Over and over, I’ve stressed a cautious, careful and defensive investment stance since early last summer.
Investors who heeded my advice avoided the meltdown last August and September … and the secondary plunge in January and February. Those who subscribed to my All Weather Trader service actually had the chance to generate significant profits from them.
Now, I’m here to warn you — again — that the primary reason for my caution is striking with full force. I’m talking about clear, irrefutable evidence of a major turn in the credit cycle. Many experts on Wall Street aren’t paying enough attention, and I don’t want you to make the same mistake.
Look at this chart of shares of Synchrony Financial (SYF), and what do you see? A huge 13%, one-day drop on Tuesday.
You may not have heard of Synchrony, but if you have a store-branded credit card, there’s a good chance you do business with the firm. Its clients include Lowe’s (LOW), Stein Mart (SMRT), Amazon (AMZN), and Dick’s Sporting Goods (DKS). The company also finances the purchase of bigger-ticket consumer items. They include furniture, electronics, ATVs, and motorcycles for the likes of Rooms To Go, hhgregg (HGG), and Yamaha Motor Corp. (YAMHF).
SYF was spun off from General Electric (GE) almost two years ago, and it now manages more than 66 million credit accounts and around $66 billion in receivables. That’s a great business to be in during the expansion phase of the credit cycle, because receivables boom and delinquencies plunge. It’s why the stock surged from around $23 two years ago to as high as $36 last summer.
But then, SYF began to wilt. And after rallying along with the market since February, the stock just got crushed. So did shares of other companies in the credit card and consumer finance business, including Capital One Financial (COF), Ally Financial (ALLY), OneMain Holdings (OMF), and American Express (AXP).
That catalyst was a warning from Synchrony that its customers were increasingly falling behind on payments and that its attempts to cure those delinquencies weren’t as successful as before. The company raised its forecast for expected credit losses by just 0.2 to 0.3 percentage points. But that was all it took to send investors fleeing for the exits.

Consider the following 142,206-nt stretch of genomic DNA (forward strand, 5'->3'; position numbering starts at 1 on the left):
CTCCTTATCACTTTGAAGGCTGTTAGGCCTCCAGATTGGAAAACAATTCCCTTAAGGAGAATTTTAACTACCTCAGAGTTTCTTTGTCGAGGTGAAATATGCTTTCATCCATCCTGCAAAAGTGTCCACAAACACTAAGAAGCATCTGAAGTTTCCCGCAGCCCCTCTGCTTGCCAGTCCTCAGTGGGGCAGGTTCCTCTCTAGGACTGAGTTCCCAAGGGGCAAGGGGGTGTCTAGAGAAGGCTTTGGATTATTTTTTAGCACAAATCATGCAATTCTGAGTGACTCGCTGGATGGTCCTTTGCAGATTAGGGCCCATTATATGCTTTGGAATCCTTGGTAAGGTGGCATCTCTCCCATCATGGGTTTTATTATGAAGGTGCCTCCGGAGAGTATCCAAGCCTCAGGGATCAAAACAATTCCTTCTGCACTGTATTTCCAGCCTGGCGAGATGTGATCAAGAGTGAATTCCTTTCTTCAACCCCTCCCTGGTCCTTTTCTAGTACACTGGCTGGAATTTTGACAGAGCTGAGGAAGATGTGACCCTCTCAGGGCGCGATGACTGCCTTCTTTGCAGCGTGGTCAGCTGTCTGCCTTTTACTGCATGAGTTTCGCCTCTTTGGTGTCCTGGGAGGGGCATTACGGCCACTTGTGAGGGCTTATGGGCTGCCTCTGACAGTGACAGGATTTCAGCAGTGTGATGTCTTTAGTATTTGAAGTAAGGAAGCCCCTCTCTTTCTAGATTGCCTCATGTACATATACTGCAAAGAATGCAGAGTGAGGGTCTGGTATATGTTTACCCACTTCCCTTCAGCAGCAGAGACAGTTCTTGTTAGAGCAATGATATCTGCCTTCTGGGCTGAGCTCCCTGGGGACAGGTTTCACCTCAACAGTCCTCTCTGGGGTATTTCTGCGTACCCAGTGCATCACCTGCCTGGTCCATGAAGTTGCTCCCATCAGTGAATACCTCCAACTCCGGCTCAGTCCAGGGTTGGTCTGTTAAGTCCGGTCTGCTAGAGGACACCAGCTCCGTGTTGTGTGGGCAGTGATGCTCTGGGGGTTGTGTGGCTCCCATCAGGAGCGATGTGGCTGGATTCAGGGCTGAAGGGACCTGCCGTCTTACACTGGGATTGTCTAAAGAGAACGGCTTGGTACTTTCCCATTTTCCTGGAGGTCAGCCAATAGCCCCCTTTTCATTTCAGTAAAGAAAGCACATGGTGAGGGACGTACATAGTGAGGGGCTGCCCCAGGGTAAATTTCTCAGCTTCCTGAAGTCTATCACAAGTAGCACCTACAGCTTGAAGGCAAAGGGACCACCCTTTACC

Why? Because we’ve just experienced the biggest “Everything Bubble” in history! I’ve hammered away at the auto loan bubble relentlessly for months, and we’ve also seen a massive bubble in student loan debt. Delinquencies on student loans are at sky-high levels, and they’re rising on lousy car loans, too. Throw in tightening lending standards and rising future losses in other categories, such as commercial and industrial and commercial real estate lending, and you’ve got a recipe for a real credit crack up.
My advice? Drown out the happy talk from Wall Street and the latest central bank mumbo jumbo, and focus on what really matters. The credit cycle has turned. The economic cycle has turned. And if you don’t turn with it, you risk getting your portfolio run over.
Or in practical terms, stick with defensive sectors like utilities, consumer staples, and telecoms. Favor high-grade bonds over risky ones. Hedge your downside risk with inverse ETFs or put options. Or if you’re more aggressive, zero in on the most vulnerable stocks in this phase of the cycle and go for downside profits using tools like my All Weather Trader service.
Until next time,